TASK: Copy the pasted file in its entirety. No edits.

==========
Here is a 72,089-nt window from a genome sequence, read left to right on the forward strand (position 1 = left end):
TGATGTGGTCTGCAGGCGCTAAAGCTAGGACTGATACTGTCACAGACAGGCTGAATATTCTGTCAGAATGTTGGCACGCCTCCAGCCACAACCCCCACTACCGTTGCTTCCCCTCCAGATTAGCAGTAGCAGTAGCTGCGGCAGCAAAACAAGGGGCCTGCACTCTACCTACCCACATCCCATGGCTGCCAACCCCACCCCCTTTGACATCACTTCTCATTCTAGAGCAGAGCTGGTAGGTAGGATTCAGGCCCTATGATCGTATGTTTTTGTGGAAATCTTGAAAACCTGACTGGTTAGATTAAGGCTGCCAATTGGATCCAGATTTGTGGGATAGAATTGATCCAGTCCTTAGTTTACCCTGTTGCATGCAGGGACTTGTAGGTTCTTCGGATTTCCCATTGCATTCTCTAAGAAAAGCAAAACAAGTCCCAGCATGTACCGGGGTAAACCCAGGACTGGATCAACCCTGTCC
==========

Here is a 72,089-nt window from a genome sequence, read left to right on the forward strand (position 1 = left end):
TGATGTGGTCTGCAGGCGCTAAAGCTAGGACTGATACTGTCACAGACAGGCTGAATATTCTGTCAGAATGTTGGCACGCCTCCAGCCACAACCCCCACTACCGTTGCTTCCCCTCCAGATTAGCAGTAGCAGTAGCTGCGGCAGCAAAACAAGGGGCCTGCACTCTACCTACCCACATCCCATGGCTGCCAACCCCACCCCCTTTGACATCACTTCTCATTCTAGAGCAGAGCTGGTAGGTAGGATTCAGGCCCTATGATCGTATGTTTTTGTGGAAATCTTGAAAACCTGACTGGTTAGATTAAGGCTGCCAATTGGATCCAGATTTGTGGGATAGAATTGATCCAGTCCTTAGTTTACCCTGTTGCATGCAGGGACTTGTAGGTTCTTCGGATTTCCCATTGCATTCTCTAAGAAAAGCAAAACAAGTCCCAGCATGTACCGGGGTAAACCCAGGACTGGATCAACCCTGTCC